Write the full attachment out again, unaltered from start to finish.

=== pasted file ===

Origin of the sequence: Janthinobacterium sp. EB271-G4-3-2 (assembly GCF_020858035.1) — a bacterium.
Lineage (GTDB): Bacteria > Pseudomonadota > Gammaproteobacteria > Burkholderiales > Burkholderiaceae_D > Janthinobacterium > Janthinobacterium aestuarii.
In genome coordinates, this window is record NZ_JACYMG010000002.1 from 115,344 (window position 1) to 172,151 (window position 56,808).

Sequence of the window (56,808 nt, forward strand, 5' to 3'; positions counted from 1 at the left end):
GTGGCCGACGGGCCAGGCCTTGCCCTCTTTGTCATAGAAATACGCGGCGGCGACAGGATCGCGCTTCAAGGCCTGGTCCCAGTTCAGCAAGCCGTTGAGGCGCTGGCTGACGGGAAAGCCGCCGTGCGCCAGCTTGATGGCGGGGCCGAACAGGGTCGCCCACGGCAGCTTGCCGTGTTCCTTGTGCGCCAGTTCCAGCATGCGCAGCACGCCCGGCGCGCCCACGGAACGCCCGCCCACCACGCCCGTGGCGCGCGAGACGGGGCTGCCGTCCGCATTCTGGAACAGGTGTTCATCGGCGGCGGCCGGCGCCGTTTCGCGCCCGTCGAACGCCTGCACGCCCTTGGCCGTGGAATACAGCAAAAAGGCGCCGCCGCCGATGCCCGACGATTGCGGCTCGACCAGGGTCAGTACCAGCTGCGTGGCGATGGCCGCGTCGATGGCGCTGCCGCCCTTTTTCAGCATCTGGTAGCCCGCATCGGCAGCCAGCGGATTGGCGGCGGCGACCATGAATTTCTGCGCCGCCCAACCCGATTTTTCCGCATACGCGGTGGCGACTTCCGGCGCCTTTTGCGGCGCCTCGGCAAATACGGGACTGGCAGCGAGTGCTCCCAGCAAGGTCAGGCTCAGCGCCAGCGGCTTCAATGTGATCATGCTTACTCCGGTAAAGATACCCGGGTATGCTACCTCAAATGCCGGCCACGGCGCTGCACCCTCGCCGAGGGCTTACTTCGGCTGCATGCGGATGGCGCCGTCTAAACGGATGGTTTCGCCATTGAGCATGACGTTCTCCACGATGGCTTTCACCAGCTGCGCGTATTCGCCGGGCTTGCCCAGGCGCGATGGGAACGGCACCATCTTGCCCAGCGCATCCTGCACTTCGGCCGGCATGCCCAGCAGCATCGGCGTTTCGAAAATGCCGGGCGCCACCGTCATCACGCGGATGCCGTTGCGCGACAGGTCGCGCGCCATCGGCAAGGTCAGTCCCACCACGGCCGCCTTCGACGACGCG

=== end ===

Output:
Origin of the sequence: Janthinobacterium sp. EB271-G4-3-2 (assembly GCF_020858035.1) — a bacterium.
Lineage (GTDB): Bacteria > Pseudomonadota > Gammaproteobacteria > Burkholderiales > Burkholderiaceae_D > Janthinobacterium > Janthinobacterium aestuarii.
In genome coordinates, this window is record NZ_JACYMG010000002.1 from 115,344 (window position 1) to 172,151 (window position 56,808).

Sequence of the window (56,808 nt, forward strand, 5' to 3'; positions counted from 1 at the left end):
GTGGCCGACGGGCCAGGCCTTGCCCTCTTTGTCATAGAAATACGCGGCGGCGACAGGATCGCGCTTCAAGGCCTGGTCCCAGTTCAGCAAGCCGTTGAGGCGCTGGCTGACGGGAAAGCCGCCGTGCGCCAGCTTGATGGCGGGGCCGAACAGGGTCGCCCACGGCAGCTTGCCGTGTTCCTTGTGCGCCAGTTCCAGCATGCGCAGCACGCCCGGCGCGCCCACGGAACGCCCGCCCACCACGCCCGTGGCGCGCGAGACGGGGCTGCCGTCCGCATTCTGGAACAGGTGTTCATCGGCGGCGGCCGGCGCCGTTTCGCGCCCGTCGAACGCCTGCACGCCCTTGGCCGTGGAATACAGCAAAAAGGCGCCGCCGCCGATGCCCGACGATTGCGGCTCGACCAGGGTCAGTACCAGCTGCGTGGCGATGGCCGCGTCGATGGCGCTGCCGCCCTTTTTCAGCATCTGGTAGCCCGCATCGGCAGCCAGCGGATTGGCGGCGGCGACCATGAATTTCTGCGCCGCCCAACCCGATTTTTCCGCATACGCGGTGGCGACTTCCGGCGCCTTTTGCGGCGCCTCGGCAAATACGGGACTGGCAGCGAGTGCTCCCAGCAAGGTCAGGCTCAGCGCCAGCGGCTTCAATGTGATCATGCTTACTCCGGTAAAGATACCCGGGTATGCTACCTCAAATGCCGGCCACGGCGCTGCACCCTCGCCGAGGGCTTACTTCGGCTGCATGCGGATGGCGCCGTCTAAACGGATGGTTTCGCCATTGAGCATGACGTTCTCCACGATGGCTTTCACCAGCTGCGCGTATTCGCCGGGCTTGCCCAGGCGCGATGGGAACGGCACCATCTTGCCCAGCGCATCCTGCACTTCGGCCGGCATGCCCAGCAGCATCGGCGTTTCGAAAATGCCGGGCGCCACCGTCATCACGCGGATGCCGTTGCGCGACAGGTCGCGCGCCATCGGCAAGGTCAGTCCCACCACGGCCGCCTTCGACGACGCG